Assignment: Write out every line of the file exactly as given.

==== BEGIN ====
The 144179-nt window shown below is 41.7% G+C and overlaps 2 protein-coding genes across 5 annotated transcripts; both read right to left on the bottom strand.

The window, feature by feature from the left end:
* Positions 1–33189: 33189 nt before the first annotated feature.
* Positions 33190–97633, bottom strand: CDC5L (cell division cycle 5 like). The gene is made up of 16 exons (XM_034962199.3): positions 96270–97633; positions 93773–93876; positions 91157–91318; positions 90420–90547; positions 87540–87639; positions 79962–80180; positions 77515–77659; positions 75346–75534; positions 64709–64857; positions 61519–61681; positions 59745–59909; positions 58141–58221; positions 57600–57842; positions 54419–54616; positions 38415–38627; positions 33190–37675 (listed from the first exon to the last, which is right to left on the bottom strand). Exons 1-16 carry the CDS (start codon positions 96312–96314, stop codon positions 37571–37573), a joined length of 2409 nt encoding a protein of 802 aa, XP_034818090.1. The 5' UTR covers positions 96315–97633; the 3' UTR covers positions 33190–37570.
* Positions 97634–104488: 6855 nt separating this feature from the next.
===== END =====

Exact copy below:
The 144179-nt window shown below is 41.7% G+C and overlaps 2 protein-coding genes across 5 annotated transcripts; both read right to left on the bottom strand.

The window, feature by feature from the left end:
* Positions 1–33189: 33189 nt before the first annotated feature.
* Positions 33190–97633, bottom strand: CDC5L (cell division cycle 5 like). The gene is made up of 16 exons (XM_034962199.3): positions 96270–97633; positions 93773–93876; positions 91157–91318; positions 90420–90547; positions 87540–87639; positions 79962–80180; positions 77515–77659; positions 75346–75534; positions 64709–64857; positions 61519–61681; positions 59745–59909; positions 58141–58221; positions 57600–57842; positions 54419–54616; positions 38415–38627; positions 33190–37675 (listed from the first exon to the last, which is right to left on the bottom strand). Exons 1-16 carry the CDS (start codon positions 96312–96314, stop codon positions 37571–37573), a joined length of 2409 nt encoding a protein of 802 aa, XP_034818090.1. The 5' UTR covers positions 96315–97633; the 3' UTR covers positions 33190–37570.
* Positions 97634–104488: 6855 nt separating this feature from the next.